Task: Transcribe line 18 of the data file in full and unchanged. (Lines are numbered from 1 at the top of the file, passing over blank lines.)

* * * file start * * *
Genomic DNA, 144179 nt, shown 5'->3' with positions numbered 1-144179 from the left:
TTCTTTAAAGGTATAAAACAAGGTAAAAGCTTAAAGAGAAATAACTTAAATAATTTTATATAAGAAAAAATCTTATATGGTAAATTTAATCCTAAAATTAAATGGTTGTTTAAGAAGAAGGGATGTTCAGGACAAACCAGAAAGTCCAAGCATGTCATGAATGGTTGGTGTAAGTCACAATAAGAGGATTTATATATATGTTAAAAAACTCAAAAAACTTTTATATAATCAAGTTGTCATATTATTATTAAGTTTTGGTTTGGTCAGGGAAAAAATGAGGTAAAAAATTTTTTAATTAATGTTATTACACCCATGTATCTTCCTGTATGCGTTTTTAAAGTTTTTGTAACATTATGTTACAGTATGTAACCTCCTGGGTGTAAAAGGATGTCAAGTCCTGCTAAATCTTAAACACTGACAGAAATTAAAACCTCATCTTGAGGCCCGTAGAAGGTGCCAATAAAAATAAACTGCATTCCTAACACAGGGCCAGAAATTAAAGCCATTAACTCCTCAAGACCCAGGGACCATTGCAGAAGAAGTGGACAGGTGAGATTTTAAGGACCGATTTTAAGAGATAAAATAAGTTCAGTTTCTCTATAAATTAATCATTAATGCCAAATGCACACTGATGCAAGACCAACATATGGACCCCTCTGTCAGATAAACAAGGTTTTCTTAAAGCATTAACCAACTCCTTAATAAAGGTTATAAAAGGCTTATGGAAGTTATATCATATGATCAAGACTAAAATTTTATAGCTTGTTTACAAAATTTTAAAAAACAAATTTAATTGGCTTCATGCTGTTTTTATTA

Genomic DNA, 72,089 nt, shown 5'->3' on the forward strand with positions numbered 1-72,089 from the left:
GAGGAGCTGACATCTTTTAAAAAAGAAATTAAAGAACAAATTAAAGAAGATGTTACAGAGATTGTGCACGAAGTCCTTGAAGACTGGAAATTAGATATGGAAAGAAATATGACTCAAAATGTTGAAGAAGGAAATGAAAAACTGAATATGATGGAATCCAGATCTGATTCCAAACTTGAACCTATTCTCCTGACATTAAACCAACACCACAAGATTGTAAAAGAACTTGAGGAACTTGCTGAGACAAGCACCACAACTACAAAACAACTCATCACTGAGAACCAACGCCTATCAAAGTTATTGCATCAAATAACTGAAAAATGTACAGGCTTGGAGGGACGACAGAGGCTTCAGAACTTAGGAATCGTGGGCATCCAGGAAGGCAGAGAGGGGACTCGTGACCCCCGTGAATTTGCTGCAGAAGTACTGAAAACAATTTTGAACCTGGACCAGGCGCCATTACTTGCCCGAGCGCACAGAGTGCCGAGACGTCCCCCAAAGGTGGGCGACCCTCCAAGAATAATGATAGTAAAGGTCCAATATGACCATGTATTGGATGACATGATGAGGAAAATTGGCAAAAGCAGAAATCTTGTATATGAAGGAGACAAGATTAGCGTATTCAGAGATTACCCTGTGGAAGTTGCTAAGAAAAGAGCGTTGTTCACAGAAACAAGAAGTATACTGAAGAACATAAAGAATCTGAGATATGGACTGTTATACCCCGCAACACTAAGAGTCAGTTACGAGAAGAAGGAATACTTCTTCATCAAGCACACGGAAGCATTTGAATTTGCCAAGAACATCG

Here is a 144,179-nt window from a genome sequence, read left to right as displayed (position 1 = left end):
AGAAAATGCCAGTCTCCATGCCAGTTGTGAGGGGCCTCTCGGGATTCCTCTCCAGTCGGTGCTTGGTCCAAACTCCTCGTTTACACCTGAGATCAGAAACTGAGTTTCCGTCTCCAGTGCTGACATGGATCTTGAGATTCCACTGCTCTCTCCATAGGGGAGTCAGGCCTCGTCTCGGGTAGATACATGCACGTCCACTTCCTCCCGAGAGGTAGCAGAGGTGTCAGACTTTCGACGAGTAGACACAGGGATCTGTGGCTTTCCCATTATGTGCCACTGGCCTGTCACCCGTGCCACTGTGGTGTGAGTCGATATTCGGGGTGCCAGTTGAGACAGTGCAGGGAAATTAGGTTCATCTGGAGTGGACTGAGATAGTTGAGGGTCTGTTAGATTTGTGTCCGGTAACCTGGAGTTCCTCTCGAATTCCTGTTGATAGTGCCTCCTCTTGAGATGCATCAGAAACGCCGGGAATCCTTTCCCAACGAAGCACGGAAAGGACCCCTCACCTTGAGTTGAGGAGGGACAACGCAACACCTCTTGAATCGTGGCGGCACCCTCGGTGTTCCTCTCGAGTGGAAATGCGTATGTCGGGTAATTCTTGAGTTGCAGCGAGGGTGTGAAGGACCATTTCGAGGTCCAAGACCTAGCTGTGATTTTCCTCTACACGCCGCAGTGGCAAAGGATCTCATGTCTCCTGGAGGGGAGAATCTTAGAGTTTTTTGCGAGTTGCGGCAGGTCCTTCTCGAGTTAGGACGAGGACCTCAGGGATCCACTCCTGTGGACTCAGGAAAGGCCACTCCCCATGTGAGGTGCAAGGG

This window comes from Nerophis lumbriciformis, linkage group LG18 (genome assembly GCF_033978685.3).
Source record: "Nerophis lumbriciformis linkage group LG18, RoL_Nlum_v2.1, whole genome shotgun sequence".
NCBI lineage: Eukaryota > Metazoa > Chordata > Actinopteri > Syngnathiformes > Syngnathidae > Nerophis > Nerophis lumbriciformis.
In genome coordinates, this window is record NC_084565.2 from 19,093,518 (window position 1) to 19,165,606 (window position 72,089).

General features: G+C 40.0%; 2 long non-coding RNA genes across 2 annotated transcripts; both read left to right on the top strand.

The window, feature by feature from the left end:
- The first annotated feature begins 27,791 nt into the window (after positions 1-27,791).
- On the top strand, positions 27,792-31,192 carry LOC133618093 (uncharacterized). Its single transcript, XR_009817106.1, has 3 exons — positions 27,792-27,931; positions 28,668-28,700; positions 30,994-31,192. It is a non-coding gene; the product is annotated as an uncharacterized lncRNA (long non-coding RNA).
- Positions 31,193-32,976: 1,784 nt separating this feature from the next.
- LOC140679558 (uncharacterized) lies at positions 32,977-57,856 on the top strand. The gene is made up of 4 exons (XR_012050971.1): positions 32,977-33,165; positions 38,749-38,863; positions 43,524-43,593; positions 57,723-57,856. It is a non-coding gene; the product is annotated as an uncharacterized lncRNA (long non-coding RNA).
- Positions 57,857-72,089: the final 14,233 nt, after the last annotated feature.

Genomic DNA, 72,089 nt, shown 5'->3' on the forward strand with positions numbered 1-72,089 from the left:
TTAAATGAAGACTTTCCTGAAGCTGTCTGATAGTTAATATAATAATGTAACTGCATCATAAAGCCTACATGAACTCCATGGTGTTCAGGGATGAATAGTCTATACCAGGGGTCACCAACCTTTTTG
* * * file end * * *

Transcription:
Genomic DNA, 72,089 nt, shown 5'->3' on the forward strand with positions numbered 1-72,089 from the left: